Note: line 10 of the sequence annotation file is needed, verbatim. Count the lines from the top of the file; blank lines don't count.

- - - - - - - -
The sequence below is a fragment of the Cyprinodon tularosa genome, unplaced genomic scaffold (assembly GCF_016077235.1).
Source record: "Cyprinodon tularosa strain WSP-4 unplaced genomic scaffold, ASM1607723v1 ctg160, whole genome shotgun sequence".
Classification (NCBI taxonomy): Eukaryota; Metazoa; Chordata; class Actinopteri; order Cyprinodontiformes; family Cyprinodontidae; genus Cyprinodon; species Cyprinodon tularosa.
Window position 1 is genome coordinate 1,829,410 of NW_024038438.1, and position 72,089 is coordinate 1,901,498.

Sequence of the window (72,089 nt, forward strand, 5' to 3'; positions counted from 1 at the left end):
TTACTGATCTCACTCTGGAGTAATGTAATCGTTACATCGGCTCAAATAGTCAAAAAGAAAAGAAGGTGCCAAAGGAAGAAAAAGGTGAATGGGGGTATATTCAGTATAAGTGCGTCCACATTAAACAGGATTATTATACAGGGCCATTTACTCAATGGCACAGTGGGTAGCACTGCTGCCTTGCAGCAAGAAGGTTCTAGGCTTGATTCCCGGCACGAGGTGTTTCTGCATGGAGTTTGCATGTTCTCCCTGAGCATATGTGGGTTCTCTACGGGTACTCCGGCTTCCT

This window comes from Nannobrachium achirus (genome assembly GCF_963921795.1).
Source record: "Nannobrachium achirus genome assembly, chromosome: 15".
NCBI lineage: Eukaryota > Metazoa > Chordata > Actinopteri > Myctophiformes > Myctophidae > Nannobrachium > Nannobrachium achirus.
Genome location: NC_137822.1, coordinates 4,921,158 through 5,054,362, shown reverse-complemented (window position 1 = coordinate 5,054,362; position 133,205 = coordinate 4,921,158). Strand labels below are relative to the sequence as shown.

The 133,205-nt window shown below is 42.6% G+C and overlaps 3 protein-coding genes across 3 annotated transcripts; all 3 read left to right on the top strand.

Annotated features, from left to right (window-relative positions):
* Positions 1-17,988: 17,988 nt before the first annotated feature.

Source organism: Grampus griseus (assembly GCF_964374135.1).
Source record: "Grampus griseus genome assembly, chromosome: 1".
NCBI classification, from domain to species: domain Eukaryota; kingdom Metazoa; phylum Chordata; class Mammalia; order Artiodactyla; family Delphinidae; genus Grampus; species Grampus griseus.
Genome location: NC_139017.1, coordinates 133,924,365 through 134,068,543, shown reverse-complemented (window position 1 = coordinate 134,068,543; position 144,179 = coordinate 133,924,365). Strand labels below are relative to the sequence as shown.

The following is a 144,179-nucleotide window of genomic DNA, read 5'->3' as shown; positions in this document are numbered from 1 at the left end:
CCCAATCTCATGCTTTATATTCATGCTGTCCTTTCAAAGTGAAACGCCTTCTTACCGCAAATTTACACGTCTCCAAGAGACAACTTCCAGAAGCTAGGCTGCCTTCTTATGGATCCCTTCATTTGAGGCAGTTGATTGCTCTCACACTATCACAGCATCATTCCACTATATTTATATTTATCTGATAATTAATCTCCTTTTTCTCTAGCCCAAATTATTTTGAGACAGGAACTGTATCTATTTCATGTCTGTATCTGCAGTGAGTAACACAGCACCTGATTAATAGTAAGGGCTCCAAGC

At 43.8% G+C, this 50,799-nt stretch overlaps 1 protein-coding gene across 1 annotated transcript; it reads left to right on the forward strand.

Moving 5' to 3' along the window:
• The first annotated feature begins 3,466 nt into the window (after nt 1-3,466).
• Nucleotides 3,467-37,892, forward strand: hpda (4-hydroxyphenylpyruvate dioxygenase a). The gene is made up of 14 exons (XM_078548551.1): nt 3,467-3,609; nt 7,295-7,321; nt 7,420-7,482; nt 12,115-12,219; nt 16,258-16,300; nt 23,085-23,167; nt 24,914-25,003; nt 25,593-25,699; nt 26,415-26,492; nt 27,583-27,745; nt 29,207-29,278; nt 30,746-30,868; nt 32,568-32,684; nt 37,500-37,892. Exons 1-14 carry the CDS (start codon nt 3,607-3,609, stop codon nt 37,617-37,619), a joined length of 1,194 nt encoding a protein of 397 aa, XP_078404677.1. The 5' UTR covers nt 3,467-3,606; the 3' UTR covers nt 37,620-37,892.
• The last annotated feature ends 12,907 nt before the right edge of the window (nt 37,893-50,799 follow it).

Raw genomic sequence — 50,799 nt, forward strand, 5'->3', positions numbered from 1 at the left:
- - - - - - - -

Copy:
Genome location: NC_137822.1, coordinates 4,921,158 through 5,054,362, shown reverse-complemented (window position 1 = coordinate 5,054,362; position 133,205 = coordinate 4,921,158). Strand labels below are relative to the sequence as shown.